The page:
Prediction Time – What Will It Take To Make The DI Championships?

by SwimSwam Contributors 17

February 09th, 2017 College, News

Jacob Skipper is the swimming SID at William & Mary.  He stays away from the water.

Now that conference season is upon us, one of the questions that preys upon everyone’s mind is what will it take to get in?  Below are my semi-educated guesses, along with the rationale I used to arrive at them.  This is a tool I’ve come up for my own use the last couple years, so that I can try and have a heads-up when an athlete is nearing NCAA qualification.

The Method

I took the last several years of final-invited times off the NCAA psych sheets, dating back to 2011, and calculate the year-by-year change.  Then, I use a simple formula to average all of those changes, with an extra weight to both the most recent year-change, and the year-change to the equivalent earlier year, and add that to last year’s invited time. So, for 2017, I weight the change between 2015 and 2016, as well as the change between 2012 and 2013 (the most recent year after an Olympics year).  The excel formula is average((2*mostrecent),(2*mostsimilar), N1, N2, N3, etc…), where the Ns are the other years changes (in this case, 11 to 12, 13 to 14, and 14 to 15).  The double-weight to the most recent year is a change for this season.  Also new to this year is a weight to try and correct for the error I found from last year’s predictions.  In the example:  I had projected last year’s men’s 500 free to need 4:17.01 to qualify, and the last invited was 4:17.73.  Dividing the actual by the projected gives an error of 1.002817055.  This year, once I had done the original calculation, I then multiplied it by the error factor to achieve the refined projection.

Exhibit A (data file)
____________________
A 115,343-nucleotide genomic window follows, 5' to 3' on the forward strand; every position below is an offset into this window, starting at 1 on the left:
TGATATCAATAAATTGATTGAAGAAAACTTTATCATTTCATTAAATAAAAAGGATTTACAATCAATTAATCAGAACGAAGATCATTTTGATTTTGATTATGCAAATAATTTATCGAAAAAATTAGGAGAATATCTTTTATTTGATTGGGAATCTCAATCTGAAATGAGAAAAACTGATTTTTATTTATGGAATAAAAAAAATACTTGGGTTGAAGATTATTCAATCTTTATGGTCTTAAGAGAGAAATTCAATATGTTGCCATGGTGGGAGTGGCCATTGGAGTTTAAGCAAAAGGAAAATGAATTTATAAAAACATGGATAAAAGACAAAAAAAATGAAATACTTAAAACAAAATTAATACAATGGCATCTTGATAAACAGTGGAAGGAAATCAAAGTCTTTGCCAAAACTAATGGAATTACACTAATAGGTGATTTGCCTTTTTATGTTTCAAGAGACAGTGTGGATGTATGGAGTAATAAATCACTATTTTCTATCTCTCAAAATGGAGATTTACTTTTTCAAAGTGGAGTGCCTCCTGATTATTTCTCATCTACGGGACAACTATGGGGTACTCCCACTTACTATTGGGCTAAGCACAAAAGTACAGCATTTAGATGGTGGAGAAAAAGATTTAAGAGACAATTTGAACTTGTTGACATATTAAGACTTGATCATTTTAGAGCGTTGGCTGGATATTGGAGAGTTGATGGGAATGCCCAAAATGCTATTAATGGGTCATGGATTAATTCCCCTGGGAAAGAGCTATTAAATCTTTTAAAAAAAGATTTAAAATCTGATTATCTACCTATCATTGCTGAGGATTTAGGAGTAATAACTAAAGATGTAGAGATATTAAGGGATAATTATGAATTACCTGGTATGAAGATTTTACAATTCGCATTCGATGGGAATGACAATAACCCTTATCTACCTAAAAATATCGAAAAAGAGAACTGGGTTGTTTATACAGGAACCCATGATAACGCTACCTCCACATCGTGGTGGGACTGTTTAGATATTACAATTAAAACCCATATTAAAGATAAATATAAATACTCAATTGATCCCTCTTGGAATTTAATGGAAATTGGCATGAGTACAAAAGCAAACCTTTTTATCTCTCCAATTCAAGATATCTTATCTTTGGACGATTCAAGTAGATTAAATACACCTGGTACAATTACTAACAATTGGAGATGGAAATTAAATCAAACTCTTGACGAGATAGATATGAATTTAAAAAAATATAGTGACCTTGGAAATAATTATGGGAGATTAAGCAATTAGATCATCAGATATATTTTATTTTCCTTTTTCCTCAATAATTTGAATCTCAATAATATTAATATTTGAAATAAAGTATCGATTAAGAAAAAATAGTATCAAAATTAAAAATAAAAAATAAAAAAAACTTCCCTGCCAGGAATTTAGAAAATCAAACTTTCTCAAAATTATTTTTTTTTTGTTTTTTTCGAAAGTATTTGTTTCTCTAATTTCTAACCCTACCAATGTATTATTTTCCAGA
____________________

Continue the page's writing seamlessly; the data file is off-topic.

– Only looking at the individual swimming events.  The relays are now entirely dependent on the individual qualifications, so it’s not useful to figure out the time you need to go – it’s conceivable that a school could set the world record in (say) the 200 medley relay, but not swim at NCAAs because no one qualified individually.

– Similarly, didn’t look at the diving events.  Once you meet the regional standard, it’s entirely dependent on the competition at the zone meets.

– I only looked at the official psych sheets cut line for each year.  If there was a late-add alternate, they don’t figure in.


I am in no way affiliated with the selection committee, nor am I psychic (that I’m aware of).  These are predictions and guesses, informed only by my knowledge of numbers and 10-year experience as a collegiate SID.  If you rely on these numbers, and you or your swimmer misses out on the NCAA Championships because you thought you/they were safely in and the cutoff came in lower, that’s your own mistake.

The Numbers

With no further ado, here is the table of projections.

Men’s Time Event Women’s Time
4:18.31 500 Free 4:42.37
1:44.24 200 IM 1:57.67
19.54 50 Free 22.30
3:45.88 400 IM 4:09.79
46.30 100 Fly 52.75
1:34.80 200 Free 1:45.73
52.87 100 Breast 1:00.58
46.56 100 Back 52.89
15:01.02 1650 Free 16:17.92
1:41.80 200 Back 1:54.28